Being able to successfully navigate a team through organisational change is a valuable skill for managers, one that requires a delicate balance of authority and emotional intelligence. Change has the potential to evoke the full spectrum of reactions from staff – from positive exuberance and excitement to negativity, obstinance, even depression – and many people find organisational change difficult to deal with. Left un-managed, their inability to cope can have a lasting negative impact, not just on their own work and engagement level, but also on the performance and job satisfaction of their co-workers.

So as a manager, what can you do when someone in your workforce is struggling to cope with change?

Having joined the AIM VT team during a period of great change and development (a new CEO, for one, and now the entire office is moving to the CBD), my own change management skills have been put to the test in recent months. Below are some effective tips I’ve gathered along the way:

1.      Always be both open and consistent with your communication around change. Make sure you clearly explain the reasons behind the change, how it will affect the long-term goals and performance of the organisation, and what impact it will have on day-to-day work life. Make sure your team is kept up-to-date and inform them of any new developments.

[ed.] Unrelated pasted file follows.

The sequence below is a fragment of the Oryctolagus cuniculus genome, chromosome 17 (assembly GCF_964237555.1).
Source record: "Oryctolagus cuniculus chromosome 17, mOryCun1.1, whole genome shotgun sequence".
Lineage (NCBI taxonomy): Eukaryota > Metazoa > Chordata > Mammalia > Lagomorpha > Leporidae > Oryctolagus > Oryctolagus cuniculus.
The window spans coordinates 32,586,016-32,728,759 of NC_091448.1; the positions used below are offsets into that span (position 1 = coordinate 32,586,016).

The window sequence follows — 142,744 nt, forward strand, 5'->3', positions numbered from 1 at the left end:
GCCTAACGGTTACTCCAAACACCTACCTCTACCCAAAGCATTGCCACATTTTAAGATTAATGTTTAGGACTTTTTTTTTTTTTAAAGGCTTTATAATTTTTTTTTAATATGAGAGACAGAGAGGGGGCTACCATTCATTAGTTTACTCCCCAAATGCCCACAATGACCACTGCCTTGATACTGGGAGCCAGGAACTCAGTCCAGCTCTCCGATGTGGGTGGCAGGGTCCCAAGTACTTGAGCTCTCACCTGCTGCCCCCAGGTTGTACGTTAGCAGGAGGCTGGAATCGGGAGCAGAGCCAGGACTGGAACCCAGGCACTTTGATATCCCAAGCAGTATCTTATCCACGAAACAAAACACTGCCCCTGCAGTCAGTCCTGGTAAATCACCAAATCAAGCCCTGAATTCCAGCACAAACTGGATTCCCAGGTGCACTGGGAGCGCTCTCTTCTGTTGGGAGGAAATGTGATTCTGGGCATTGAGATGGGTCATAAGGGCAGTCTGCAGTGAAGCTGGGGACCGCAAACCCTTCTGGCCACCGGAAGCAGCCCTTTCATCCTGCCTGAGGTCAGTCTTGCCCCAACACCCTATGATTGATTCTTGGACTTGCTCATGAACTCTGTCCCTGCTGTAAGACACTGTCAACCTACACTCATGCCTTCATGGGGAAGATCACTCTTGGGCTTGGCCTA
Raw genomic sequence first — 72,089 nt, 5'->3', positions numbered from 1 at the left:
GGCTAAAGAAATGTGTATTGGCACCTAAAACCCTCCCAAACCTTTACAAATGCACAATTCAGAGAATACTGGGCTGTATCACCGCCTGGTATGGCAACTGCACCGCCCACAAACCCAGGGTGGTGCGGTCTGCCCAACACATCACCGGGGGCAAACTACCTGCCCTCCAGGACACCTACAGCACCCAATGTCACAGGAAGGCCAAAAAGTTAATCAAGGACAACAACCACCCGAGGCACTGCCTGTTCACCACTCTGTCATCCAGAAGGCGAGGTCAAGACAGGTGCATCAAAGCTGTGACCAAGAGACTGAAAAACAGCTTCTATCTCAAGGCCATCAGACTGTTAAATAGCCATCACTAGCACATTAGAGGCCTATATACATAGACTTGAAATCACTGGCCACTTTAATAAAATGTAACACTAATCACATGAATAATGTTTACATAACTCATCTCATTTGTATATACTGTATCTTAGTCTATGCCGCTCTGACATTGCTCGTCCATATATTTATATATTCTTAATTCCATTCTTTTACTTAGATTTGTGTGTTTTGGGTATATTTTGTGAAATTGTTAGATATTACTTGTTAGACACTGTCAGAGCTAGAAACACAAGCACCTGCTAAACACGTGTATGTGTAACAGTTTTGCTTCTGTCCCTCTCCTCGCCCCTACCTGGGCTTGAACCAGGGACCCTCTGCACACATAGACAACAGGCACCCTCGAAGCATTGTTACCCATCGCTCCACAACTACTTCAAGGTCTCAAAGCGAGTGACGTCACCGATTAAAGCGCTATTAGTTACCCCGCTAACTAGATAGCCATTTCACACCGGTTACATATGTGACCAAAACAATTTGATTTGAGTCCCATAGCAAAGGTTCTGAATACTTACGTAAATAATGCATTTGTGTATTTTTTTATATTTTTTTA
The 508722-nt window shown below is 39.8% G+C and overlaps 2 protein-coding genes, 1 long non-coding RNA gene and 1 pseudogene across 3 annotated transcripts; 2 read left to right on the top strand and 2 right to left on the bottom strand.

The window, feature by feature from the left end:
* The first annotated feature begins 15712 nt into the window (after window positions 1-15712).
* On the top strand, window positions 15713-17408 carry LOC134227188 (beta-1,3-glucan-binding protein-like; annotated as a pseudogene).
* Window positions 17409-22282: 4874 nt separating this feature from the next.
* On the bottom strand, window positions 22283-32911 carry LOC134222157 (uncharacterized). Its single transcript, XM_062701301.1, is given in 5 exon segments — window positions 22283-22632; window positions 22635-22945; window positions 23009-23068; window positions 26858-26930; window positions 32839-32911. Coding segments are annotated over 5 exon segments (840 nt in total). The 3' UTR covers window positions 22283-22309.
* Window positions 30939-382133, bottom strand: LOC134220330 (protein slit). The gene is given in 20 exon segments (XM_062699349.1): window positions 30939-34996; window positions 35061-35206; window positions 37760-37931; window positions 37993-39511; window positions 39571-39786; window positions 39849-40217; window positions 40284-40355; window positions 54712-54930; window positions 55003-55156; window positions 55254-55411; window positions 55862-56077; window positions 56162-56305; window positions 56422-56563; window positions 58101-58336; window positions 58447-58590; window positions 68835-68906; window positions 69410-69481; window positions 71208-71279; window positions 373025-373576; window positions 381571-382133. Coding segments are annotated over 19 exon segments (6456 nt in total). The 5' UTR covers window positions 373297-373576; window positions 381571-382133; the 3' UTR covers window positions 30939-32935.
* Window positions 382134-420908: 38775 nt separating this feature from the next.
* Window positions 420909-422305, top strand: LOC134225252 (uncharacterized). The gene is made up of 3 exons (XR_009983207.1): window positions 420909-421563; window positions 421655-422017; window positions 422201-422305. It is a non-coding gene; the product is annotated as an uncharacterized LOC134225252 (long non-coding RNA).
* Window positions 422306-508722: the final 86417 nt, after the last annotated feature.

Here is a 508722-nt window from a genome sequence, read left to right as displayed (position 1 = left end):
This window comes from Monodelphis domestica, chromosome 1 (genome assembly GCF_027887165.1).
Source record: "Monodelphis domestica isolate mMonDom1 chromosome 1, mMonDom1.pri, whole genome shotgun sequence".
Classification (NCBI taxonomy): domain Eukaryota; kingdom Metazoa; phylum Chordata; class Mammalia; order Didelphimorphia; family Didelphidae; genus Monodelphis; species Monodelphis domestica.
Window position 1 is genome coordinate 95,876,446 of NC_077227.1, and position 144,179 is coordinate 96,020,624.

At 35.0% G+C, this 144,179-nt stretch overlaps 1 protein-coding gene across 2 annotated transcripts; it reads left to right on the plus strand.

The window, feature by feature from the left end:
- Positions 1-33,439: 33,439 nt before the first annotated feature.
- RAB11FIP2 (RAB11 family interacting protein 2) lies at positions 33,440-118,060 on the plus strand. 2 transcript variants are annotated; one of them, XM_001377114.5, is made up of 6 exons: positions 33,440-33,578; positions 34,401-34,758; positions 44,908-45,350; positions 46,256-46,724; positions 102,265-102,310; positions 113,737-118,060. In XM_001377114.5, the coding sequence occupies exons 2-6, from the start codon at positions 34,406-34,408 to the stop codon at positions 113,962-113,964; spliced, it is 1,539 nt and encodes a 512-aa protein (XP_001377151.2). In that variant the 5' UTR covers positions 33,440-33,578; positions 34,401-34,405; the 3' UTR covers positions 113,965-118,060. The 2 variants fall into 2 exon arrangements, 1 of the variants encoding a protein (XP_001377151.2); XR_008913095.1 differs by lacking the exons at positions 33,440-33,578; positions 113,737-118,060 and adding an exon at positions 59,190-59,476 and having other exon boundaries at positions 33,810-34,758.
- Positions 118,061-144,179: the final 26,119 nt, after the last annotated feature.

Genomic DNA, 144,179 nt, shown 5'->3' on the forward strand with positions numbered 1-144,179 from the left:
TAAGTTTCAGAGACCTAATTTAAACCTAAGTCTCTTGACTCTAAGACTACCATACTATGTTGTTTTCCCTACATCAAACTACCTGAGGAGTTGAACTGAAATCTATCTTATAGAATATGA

2.      Acknowledge that change can be difficult to deal with, and be prepared to listen to people’s reservations and concerns. Staff are often nervous that there will no longer be a role for them or that they won’t be able to perform as well if their role changes, particularly if the change is financially motivated (ie. Cutbacks, re-structuring). Being able to see their place in the bigger picture is sometimes all it takes to change their outlook.

3.      Give staff the tools to see the change in a positive light. Focus on potential improvements and benefits and help them get a balanced perspective on the pros and cons of change.

4.      Be firm: Ultimately, it’s up to the individual to resist or embrace change, and if they insist on adopting a negative attitude, it can be damaging to your whole team. If you’ve tried all of the above and they still can’t get on board, it might be time for them to think about moving on…

What systems or policies do you use when managing change? How do you deal with team members that can’t/won’t get on board?

AIM VT has partnered with beyondblue to promote an important new research project and trial a new beyondblue online resource.

This resource is designed to equip organisational leaders with the knowledge and skills to promote a mentally healthy culture within their workplace.

If you’re a manager or leader and you’d like to take part, please click here  

Tony Gleeson